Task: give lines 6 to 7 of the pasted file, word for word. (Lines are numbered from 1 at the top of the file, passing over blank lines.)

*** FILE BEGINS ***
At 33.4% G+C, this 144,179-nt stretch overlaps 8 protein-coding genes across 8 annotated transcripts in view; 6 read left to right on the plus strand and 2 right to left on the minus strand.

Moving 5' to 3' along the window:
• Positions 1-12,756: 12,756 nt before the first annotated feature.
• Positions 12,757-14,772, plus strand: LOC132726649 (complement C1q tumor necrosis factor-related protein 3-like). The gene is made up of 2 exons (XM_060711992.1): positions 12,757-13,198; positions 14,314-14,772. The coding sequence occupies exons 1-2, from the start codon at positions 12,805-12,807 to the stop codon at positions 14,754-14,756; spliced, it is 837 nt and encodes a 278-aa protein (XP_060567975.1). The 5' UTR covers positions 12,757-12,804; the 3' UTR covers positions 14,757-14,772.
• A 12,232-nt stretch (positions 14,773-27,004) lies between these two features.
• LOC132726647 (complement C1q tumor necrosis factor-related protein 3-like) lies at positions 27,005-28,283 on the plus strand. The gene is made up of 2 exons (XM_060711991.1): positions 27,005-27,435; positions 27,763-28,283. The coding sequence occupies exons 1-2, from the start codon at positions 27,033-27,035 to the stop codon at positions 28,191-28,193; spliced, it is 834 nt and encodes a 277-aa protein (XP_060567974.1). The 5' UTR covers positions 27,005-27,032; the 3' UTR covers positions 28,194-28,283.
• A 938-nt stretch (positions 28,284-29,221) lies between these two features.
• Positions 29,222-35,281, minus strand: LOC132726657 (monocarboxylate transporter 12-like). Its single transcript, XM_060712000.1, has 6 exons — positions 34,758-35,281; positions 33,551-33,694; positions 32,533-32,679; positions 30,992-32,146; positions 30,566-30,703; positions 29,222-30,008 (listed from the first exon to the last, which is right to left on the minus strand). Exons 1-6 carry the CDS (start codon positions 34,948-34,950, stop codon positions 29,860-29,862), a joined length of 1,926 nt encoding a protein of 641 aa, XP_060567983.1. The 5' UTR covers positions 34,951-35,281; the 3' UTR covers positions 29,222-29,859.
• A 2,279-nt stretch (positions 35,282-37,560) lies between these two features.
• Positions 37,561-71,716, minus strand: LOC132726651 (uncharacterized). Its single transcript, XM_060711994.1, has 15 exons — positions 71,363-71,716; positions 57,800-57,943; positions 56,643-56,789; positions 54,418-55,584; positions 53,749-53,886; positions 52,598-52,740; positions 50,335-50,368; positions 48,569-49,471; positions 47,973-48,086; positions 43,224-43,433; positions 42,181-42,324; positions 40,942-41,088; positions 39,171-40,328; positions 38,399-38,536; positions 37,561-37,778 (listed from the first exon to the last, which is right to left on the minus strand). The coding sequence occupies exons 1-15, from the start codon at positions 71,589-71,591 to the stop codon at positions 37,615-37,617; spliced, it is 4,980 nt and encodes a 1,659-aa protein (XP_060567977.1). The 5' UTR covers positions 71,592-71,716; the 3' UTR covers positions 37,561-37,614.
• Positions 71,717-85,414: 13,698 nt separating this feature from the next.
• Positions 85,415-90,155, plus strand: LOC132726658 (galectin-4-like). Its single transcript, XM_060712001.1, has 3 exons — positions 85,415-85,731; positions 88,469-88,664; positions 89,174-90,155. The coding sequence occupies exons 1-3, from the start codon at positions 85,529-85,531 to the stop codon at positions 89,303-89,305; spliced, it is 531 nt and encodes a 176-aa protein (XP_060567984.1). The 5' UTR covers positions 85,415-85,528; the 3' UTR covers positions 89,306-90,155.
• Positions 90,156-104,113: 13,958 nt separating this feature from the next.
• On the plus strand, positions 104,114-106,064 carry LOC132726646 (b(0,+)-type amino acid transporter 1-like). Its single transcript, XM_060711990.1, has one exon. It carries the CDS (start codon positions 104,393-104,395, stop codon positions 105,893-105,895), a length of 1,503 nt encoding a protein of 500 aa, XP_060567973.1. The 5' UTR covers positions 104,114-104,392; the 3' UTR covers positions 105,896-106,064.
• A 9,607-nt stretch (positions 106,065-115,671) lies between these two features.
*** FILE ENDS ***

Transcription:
• LOC132726647 (complement C1q tumor necrosis factor-related protein 3-like) lies at positions 27,005-28,283 on the plus strand. The gene is made up of 2 exons (XM_060711991.1): positions 27,005-27,435; positions 27,763-28,283. The coding sequence occupies exons 1-2, from the start codon at positions 27,033-27,035 to the stop codon at positions 28,191-28,193; spliced, it is 834 nt and encodes a 277-aa protein (XP_060567974.1). The 5' UTR covers positions 27,005-27,032; the 3' UTR covers positions 28,194-28,283.
• A 938-nt stretch (positions 28,284-29,221) lies between these two features.